If it is true we get the politicians we deserve, it must also be said of us: we have risen to a level of incompetence. This is made terribly obvious by Covid’s perfect storm of complex science, media complicity, and human error.
Plato’s answer to such an eventuality was the philosopher-king: “Philosophers are both morally and intellectually suited to rule: morally because it is in their nature to love truth and learning so much that they are free from the greed and lust that tempts others to abuse power. And intellectually because they alone can gain full knowledge of reality.” (source: Britannica)
The intellectual ideal is attractive—logical, having a working knowledge of cognitive errors, science, law, economics, ethics, entrepreneurship, with adult debating skills. Who would deny that such a person would have a better grasp of reality, thus better suited to public office? And who would deny that a moral intellectual who values truth and learning above all else would be better suited to use such an intellect? Of course, such people do not exist.
Worse, even the pursuit of the ideal is gone. James Lindsay in a December 2020 essay Psychopathy and the Origins of Totalitarianism, says we have exchanged those virtues for the pseudo-realities of “paralogic” and an “evil paramorality.” Lindsay writes, “The goal of paramorality, is to socially enforce the belief that good people accept the paramorality and attendant pseudo-reality while everyone else is morally deficient and evil. It is an inversion of morality.”
Government: “For love of neighbour you should comply with all lockdown measures.” Fifth grade Sunday schooler: “But my neighbour is anyone in need: small-business owners, kids kept from school, people getting less medical care, depression, alcoholism, divorce and domestic abuse.” Canadian constitutional lawyer Rocco Galati calculates the harm from lockdowns is 14 times greater than from Covid. Heck, if only 100% more — ignoring this is surely hating your neighbour. Lockdown-defying pastors know this. Their virtue-signalling neighbours don’t.
Equally sinister is the new “paralogic.” “Its objective” says Lindsay, “is to transmute the substance of reality as it is into what is envisioned in the pseudo-reality and the Utopia it is ultimately based upon. This means that there can be no legitimate form of disagreement with a pseudo-real paralogic, and there can be no disproof of the pseudo-reality it claims to make sense of. The paralogic, falsely appearing logical, dismisses all such contradictions.”
Government: “Lockdown measures are backed by science.”
Fifth grader: “Show me the science.” A recent review of 80 lockdown studies by Douglas W. Allen confirms much more harm is caused by lockdowns. A good scientific case for lockdowns never existed. And it turns out the thing that set the world’s hair on fire in the first place—asymptomatic transmission—is a negligible concern, says a study of 10 million people in Wuhan, China, and confirmed by a study from the University of Florida.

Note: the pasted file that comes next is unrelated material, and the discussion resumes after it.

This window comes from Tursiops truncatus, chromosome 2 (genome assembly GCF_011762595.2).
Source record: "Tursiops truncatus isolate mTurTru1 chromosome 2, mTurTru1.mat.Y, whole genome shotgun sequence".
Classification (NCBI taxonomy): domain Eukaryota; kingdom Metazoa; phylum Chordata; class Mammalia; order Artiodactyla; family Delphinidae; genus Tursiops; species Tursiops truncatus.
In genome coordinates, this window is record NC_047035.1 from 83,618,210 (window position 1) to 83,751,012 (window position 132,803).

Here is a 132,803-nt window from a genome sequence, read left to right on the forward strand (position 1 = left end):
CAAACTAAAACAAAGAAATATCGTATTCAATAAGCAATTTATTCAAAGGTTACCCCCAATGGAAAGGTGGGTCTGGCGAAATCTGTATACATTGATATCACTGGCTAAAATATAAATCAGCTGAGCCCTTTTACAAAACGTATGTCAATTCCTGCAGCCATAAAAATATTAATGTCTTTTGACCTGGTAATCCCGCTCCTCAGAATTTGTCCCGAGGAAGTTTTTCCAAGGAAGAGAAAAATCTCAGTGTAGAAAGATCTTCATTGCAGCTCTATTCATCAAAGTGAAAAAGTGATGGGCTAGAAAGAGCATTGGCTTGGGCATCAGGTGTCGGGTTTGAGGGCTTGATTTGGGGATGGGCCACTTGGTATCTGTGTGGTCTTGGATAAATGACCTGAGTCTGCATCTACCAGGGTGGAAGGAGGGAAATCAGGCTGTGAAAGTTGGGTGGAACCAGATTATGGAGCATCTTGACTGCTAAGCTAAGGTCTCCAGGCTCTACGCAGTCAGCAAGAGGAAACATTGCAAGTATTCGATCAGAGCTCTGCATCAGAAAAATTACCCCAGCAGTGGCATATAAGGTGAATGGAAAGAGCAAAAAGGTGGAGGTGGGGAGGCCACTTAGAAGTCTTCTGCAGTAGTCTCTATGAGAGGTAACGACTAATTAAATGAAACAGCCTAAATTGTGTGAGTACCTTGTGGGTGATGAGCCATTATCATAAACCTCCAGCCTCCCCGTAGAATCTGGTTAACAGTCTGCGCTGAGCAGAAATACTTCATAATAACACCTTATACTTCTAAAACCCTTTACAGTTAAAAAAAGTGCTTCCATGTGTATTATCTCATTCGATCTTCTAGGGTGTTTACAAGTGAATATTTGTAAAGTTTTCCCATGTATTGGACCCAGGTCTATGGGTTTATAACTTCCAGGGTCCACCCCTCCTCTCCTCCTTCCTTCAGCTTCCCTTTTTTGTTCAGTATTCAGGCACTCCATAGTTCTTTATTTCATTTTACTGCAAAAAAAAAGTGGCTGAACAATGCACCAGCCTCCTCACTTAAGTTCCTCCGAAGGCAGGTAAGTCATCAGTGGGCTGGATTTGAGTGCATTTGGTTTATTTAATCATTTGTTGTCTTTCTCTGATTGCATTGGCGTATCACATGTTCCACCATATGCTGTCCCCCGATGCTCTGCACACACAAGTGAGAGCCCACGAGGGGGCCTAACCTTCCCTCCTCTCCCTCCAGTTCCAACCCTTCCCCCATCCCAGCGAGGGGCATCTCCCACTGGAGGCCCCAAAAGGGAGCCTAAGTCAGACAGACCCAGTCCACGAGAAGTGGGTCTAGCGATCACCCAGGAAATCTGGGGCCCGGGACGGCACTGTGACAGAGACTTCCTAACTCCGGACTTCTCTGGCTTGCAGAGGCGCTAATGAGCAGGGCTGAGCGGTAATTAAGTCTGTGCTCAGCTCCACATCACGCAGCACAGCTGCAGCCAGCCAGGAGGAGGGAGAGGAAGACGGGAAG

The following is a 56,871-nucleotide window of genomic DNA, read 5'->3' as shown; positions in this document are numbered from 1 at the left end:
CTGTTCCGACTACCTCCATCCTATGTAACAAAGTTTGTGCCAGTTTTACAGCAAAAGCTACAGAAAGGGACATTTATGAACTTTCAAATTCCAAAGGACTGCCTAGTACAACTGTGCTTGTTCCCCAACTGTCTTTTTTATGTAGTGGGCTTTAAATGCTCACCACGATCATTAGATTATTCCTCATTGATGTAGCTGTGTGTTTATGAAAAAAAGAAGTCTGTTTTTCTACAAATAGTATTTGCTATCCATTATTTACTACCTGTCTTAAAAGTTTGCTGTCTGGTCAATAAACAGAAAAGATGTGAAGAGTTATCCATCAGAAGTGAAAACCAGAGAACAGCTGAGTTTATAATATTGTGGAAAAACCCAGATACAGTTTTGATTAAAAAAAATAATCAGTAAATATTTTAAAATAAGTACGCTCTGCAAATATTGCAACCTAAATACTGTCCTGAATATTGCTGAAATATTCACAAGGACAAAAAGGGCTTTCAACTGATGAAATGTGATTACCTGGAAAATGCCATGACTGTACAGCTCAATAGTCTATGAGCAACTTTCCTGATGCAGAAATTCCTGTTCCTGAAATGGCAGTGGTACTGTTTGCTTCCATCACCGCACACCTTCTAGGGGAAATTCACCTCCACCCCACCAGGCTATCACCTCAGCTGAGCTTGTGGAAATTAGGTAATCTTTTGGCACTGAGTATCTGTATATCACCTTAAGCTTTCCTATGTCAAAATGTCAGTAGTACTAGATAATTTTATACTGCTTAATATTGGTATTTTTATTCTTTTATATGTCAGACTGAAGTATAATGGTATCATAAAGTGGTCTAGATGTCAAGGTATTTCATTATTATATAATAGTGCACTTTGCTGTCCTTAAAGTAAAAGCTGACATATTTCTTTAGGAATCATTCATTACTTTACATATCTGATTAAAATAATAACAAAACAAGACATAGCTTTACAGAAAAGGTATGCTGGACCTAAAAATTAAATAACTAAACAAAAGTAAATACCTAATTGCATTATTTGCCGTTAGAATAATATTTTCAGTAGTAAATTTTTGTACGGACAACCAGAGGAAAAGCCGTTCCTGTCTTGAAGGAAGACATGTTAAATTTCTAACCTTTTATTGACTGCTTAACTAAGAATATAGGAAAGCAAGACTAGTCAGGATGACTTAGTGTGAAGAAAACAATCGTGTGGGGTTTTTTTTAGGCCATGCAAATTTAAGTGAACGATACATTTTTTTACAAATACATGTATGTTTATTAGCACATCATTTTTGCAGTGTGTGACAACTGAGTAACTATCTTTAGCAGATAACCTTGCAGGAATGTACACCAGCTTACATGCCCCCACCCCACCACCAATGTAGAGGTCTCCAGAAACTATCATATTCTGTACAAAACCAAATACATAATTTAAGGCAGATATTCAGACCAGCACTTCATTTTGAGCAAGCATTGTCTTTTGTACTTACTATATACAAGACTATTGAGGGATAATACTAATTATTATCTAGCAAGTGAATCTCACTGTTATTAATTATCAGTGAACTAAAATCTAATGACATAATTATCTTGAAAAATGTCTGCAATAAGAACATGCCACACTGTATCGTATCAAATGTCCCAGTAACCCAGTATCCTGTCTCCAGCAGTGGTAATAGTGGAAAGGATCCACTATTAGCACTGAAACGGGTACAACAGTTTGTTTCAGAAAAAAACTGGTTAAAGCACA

Government says: “Case counts are up!”
Fifth grader: “How come?”
Are increased cases simply the result of more widespread testing? False positives? Cycle thresholds? Kary Mullis, the inventor of the PCR test now being used for Covid-19, vehemently disapproved of its use for infectious diseases. The WHO now confirms that the PCR test is flawed, and the CDC now admits that a PCR test kept under 28 amplification cycles eliminates 90% of the false positives. Which means that PCR test cycles of 35-45 times now used to rob Canadians of their Charter rights are—meaningless. When they do decide to lower the threshold to 28 cycles, you can bet they’ll credit the vaccine for the reduced case counts.
If our ‘experts’ were trading stocks, they’d all be broke. Our best defence against being wronged by experts, says David H. Freedman, author of Wrong: Why Experts Keep Failing Us, is to maintain “an appropriate level of wariness with regard to any expert pronouncement.” A more trustworthy expert, he says, is candid about refutational evidence. He adds: “we ought to give more weight to expert advice that isn’t simplistic; that is supported by many large, careful studies; that is consistent with what we mostly believe to be true; that avoids conflicts of interest; and that isn’t a reaction to a recent crisis.”
James Lindsay writes, “For those who will take up the task, the approach is a combination of being informed, being courageous, being forthright, and being subversively funny.”
We might start with penetrating questions made famous by fifth graders everywhere: who, what, where, when, why, and how:
Who decided that politicians should delegate their responsibilities to narrow-visioned, non-elected officials? Who will investigate how our top elected officials have ‘profited’ by lockdowns?
What studies show the efficacy of masks, distancing, outdoor transmission?
Where did the seasonal flu go in 2020?
When did Canadians vote to approve a globalist agenda?
Why are we denied highly-effective drug interventions with little to no side effects? Why are death rates in Canada still at normal levels? And why on earth are we masking kids and pulling them from school when they are the least threatened age-group?
Kids aren’t satisfied with contradictory non-answers to their questions. We need to get as dissatisfied as they are or we’ll be fooled again by the ‘experts’, or by our own pseudo logic and pseudo morality.
The way out from this morass is the way back—to logic that recognizes contradiction as the sign of a failed argument, and to a Judeo-Christian appreciation for truth which corresponds to reality and traditional standards of morality—in other words, everything a progressive hates.
The truth is out there. In this age of information, ignorance isn’t fate but a choice.